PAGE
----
Dio Cassius, writing at the time, described the ruin of the land beginning with the destruction of Judah:

Of their forts the fifty strongest were razed to the ground. Nine hundred and eighty-five of their best-known villages were destroyed….Thus the whole of Judea became desert, as indeed had been foretold to the Jews before the war. For the tomb of Solomon, whom these folk celebrate in their sacred rites, fell of its own accord into fragments, and wolves and hyenas, many in number, roamed howling through their cities.1

One historian after another has reported the same findings.

In 1590 a “simple English visitor” to Jerusalem wrote, “Nothing there is to bescene but a little of the old walls, which is yet Remayning and all the rest is grasse, mosse and Weedes much like to a piece of Rank or moist Grounde.”3

In the mid-1700s, British archaeologist Thomas Shaw wrote that the land in Palestine was “lacking in people to till its fertile soil.”6 An eighteenth-century French author and historian, Count Constantine Frangois Volney, wrote of Palestine as the “ruined” and “desolate” land.

In “Greater Syria,” which included Palestine,

Many parts … lost almost all their peasantry. In others…. the recession was great but not so total.7

The British Consul in Palestine reported in 1857 that

The country is in a considerable degree empty of inhabitants and therefore its greatest need is that of a body of population…. 18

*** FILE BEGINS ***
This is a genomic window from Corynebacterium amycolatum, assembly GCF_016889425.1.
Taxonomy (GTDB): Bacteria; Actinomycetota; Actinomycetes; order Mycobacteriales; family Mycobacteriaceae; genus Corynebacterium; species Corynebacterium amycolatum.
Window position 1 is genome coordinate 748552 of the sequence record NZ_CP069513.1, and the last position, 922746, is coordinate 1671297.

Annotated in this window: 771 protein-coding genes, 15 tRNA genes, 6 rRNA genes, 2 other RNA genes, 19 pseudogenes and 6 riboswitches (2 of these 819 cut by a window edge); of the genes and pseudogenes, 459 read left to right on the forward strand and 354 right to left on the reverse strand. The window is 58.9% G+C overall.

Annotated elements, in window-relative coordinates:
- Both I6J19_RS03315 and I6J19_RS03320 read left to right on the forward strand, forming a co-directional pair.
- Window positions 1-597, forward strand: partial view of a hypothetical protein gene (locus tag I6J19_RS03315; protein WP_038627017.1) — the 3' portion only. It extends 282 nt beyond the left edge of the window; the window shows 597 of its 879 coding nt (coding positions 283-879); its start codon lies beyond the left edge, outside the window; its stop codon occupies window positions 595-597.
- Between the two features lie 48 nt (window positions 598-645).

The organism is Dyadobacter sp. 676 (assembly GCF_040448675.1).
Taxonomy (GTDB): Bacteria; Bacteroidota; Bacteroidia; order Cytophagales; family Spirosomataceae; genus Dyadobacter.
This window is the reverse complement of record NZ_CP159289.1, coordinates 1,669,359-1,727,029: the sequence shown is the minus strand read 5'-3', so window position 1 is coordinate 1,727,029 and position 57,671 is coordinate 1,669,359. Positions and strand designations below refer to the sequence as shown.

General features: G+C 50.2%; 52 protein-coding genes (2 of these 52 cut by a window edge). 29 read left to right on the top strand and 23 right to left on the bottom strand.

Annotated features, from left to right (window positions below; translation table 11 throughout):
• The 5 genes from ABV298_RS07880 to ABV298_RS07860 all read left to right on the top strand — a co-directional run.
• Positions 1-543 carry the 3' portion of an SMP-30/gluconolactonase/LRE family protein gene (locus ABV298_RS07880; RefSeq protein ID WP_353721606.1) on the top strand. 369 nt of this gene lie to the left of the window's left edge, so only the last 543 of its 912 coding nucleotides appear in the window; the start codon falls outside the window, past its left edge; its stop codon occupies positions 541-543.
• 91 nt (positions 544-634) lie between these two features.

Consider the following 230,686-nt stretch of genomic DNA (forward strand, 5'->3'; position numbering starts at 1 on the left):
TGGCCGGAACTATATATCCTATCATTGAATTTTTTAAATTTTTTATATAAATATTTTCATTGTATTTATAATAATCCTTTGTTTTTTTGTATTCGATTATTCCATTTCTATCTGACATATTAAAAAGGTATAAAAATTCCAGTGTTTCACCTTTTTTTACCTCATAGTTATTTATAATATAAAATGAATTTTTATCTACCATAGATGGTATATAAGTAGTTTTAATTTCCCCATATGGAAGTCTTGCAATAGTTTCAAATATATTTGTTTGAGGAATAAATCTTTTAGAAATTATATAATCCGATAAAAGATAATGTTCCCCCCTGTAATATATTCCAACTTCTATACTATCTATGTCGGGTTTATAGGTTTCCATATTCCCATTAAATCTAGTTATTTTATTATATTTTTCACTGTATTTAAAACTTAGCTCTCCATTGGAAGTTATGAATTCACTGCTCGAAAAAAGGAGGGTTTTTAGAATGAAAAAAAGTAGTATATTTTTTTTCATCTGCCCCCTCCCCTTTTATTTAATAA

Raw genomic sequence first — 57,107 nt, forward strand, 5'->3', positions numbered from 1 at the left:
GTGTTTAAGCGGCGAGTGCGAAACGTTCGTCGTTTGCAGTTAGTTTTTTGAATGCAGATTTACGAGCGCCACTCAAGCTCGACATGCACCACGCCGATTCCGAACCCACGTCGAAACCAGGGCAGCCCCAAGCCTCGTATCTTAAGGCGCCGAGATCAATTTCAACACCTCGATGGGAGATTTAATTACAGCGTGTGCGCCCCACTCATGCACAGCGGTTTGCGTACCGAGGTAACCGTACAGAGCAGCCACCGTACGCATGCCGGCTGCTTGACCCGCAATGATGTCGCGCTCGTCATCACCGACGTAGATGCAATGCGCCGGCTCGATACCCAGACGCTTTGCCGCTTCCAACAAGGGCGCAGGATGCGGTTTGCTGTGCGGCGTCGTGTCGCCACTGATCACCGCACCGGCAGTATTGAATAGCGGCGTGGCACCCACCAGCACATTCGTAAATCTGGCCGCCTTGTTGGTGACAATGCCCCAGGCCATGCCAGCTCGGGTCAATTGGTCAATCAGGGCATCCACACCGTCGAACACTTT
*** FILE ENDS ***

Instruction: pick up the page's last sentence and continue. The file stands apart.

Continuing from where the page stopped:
In the 1860s, it was reported that “depopulation is even now advancing.”19 At the same time, H. B. Tristram noted in his journal that

The north and south [of the Sharon plain] land is going out of cultivation and whole villages are rapidly disappearing from the face of the earth. Since the year 1838, no less than 20 villages there have been thus erased from the map [by the Bedouin] and the stationary population extirpated. 20

Mark Twain, in his inimitable fashion, expressed scom for what he called the “romantic” and “prejudiced” accounts of Palestine after he visited the Holy Land in 1867.21 In one location after another, Twain registered gloom at his findings.

Stirring scenes … occur in the valley [Jezreel] no more. There is not a solitary village throughout its whole extent-not for thirty miles in either direction. There are two or three small clusters of Bedouin tents, but not a single permanent habitation. One may ride ten miles hereabouts and not see ten human beings. 22

In fact, according to Twain, even the Bedouin raiders who attacked “so fiercely” had been imported: “provided for the occasion … shipped from Jerusalem,” by the Arabs who guarded each group of pilgrims.